Our family is knee-deep in Little League baseball and I'm loving every minute of it. I love watching the mile-wide smiles of boys who hit the ball over the short-stop's head for the first time. Or watching the kid who caught his first pop-up wave to his mom and dad in the stands. Or watching my own son give me a thumbs-up when he tagged the runner out at second.
Most kids learn a tremendous amount from the start of the season to the final game. We don't recognize some teams that our kids played in the beginning of the season by the time we see them again in the playoffs because they have improved so much. Nicholas's team went to the championship game the very first season he played because his team consistently improved.
Some kids never see a championship game and Nicholas was lucky enough to experience it the first time around. His team went to the championship game again the following season for the same reasons. They played hard, learned a lot and applied the techniques taught by the coach.
Unfortunately, his team lost both times (the second time by one run...ouch) but they were thrilled for the opportunity. They know they gave it their all and that's all that mattered. Both teams received a trophy for competing in the championship game. One for the champions and one for the runners-up. Nicholas's trophies are proudly displayed in his room.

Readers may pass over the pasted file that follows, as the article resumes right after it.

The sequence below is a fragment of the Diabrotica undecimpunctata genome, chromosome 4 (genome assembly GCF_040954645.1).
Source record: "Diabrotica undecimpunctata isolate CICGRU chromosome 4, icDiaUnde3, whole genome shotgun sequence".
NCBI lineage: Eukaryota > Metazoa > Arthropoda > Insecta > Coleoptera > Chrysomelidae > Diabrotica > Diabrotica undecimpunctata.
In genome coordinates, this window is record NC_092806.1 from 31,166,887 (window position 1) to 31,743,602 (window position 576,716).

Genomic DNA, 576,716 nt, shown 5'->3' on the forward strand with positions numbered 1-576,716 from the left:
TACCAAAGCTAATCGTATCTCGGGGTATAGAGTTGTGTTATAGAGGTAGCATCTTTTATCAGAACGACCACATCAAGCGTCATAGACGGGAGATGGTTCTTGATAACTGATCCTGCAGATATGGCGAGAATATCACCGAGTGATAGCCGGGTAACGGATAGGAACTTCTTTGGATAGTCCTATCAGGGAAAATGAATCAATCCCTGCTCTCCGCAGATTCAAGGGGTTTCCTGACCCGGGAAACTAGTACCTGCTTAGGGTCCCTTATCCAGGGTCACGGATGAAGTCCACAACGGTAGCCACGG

Christopher is enjoying his first year of Little League and is also learning valuable lessons about the game and team sports. When I received an email from one of Christopher's coaches asking if we wanted to order trophies for the kids my first thought was "what for?"
The league presents trophies for the two teams who compete in the championship game. The regular season isn't over yet, so why are we even talking about trophies? Our Little League experience so far has been 1) make it to the championship game and 2) get a trophy. If you aren't in the championship game, no trophy. Pretty simple.
I am so vehemently opposed to giving trophies and medals and ribbons just for being on a team. Please, people, stop the madness. By people, I mean parents. Please parents, stop coddling your kids and whispering in their ear that they are all winners just for showing up. Please stop suggesting that even if they don't make it to the championship game they can still get a trophy.
Life is all about success and disappointment. If my kid's team doesn't make it to the championship game this year he will be disappointed. I will be disappointed, too. But we will talk about how he worked hard, improved his game and learned valuable lessons. We will talk about how disappointment helps us learn about how to do things better or different next time around. I will let him feel sad.
I will not offer him a trophy just to make him feel better.
To be a winner you have fight your way to the top of the pack. Through blood, sweat and tears you have to earn the right for that trophy. Just being on a team doesn't earn you any rights.
Let's leave the trophies for the teams who earn them. For the rest of the teams, better luck next time.